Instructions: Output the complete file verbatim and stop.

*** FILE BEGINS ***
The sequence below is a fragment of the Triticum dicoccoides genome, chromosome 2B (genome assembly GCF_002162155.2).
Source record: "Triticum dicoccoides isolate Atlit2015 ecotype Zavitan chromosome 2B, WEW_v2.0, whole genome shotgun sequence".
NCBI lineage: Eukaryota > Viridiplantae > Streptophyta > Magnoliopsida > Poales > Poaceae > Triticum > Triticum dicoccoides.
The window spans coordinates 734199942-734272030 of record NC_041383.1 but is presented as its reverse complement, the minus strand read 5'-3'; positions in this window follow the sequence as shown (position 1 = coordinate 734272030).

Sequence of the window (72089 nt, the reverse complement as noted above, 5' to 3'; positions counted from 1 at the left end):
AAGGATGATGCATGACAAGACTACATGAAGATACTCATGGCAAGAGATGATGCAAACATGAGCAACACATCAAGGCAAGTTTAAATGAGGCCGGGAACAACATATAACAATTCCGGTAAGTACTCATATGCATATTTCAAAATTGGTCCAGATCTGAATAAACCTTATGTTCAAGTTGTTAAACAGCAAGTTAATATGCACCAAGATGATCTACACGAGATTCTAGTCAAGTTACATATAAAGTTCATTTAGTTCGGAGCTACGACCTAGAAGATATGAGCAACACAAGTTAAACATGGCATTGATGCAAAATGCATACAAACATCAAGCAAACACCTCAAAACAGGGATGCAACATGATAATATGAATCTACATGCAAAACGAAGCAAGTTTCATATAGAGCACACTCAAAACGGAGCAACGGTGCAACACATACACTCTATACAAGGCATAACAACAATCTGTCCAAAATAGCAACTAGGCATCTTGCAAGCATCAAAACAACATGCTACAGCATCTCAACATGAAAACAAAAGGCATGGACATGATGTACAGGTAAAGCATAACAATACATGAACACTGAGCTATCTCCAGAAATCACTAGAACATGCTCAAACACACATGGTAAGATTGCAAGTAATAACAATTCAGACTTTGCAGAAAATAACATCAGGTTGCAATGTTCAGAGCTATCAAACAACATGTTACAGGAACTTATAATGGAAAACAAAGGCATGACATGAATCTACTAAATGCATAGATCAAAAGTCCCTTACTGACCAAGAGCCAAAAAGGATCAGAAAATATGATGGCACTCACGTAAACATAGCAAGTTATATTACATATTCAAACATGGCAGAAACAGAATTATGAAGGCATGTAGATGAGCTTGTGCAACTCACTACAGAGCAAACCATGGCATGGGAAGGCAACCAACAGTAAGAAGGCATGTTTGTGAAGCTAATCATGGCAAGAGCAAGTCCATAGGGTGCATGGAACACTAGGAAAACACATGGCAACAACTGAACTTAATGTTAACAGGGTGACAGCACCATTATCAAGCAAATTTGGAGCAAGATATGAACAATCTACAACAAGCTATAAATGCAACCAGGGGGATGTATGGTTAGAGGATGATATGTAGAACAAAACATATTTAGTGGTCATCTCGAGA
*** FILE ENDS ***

The sequence below is a fragment of the Triticum dicoccoides genome, chromosome 2B (genome assembly GCF_002162155.2).
Source record: "Triticum dicoccoides isolate Atlit2015 ecotype Zavitan chromosome 2B, WEW_v2.0, whole genome shotgun sequence".
NCBI lineage: Eukaryota > Viridiplantae > Streptophyta > Magnoliopsida > Poales > Poaceae > Triticum > Triticum dicoccoides.
The window spans coordinates 734199942-734272030 of record NC_041383.1 but is presented as its reverse complement, the minus strand read 5'-3'; positions in this window follow the sequence as shown (position 1 = coordinate 734272030).

Sequence of the window (72089 nt, the reverse complement as noted above, 5' to 3'; positions counted from 1 at the left end):
AAGGATGATGCATGACAAGACTACATGAAGATACTCATGGCAAGAGATGATGCAAACATGAGCAACACATCAAGGCAAGTTTAAATGAGGCCGGGAACAACATATAACAATTCCGGTAAGTACTCATATGCATATTTCAAAATTGGTCCAGATCTGAATAAACCTTATGTTCAAGTTGTTAAACAGCAAGTTAATATGCACCAAGATGATCTACACGAGATTCTAGTCAAGTTACATATAAAGTTCATTTAGTTCGGAGCTACGACCTAGAAGATATGAGCAACACAAGTTAAACATGGCATTGATGCAAAATGCATACAAACATCAAGCAAACACCTCAAAACAGGGATGCAACATGATAATATGAATCTACATGCAAAACGAAGCAAGTTTCATATAGAGCACACTCAAAACGGAGCAACGGTGCAACACATACACTCTATACAAGGCATAACAACAATCTGTCCAAAATAGCAACTAGGCATCTTGCAAGCATCAAAACAACATGCTACAGCATCTCAACATGAAAACAAAAGGCATGGACATGATGTACAGGTAAAGCATAACAATACATGAACACTGAGCTATCTCCAGAAATCACTAGAACATGCTCAAACACACATGGTAAGATTGCAAGTAATAACAATTCAGACTTTGCAGAAAATAACATCAGGTTGCAATGTTCAGAGCTATCAAACAACATGTTACAGGAACTTATAATGGAAAACAAAGGCATGACATGAATCTACTAAATGCATAGATCAAAAGTCCCTTACTGACCAAGAGCCAAAAAGGATCAGAAAATATGATGGCACTCACGTAAACATAGCAAGTTATATTACATATTCAAACATGGCAGAAACAGAATTATGAAGGCATGTAGATGAGCTTGTGCAACTCACTACAGAGCAAACCATGGCATGGGAAGGCAACCAACAGTAAGAAGGCATGTTTGTGAAGCTAATCATGGCAAGAGCAAGTCCATAGGGTGCATGGAACACTAGGAAAACACATGGCAACAACTGAACTTAATGTTAACAGGGTGACAGCACCATTATCAAGCAAATTTGGAGCAAGATATGAACAATCTACAACAAGCTATAAATGCAACCAGGGGGATGTATGGTTAGAGGATGATATGTAGAACAAAACATATTTAGTGGTCATCTCGAGA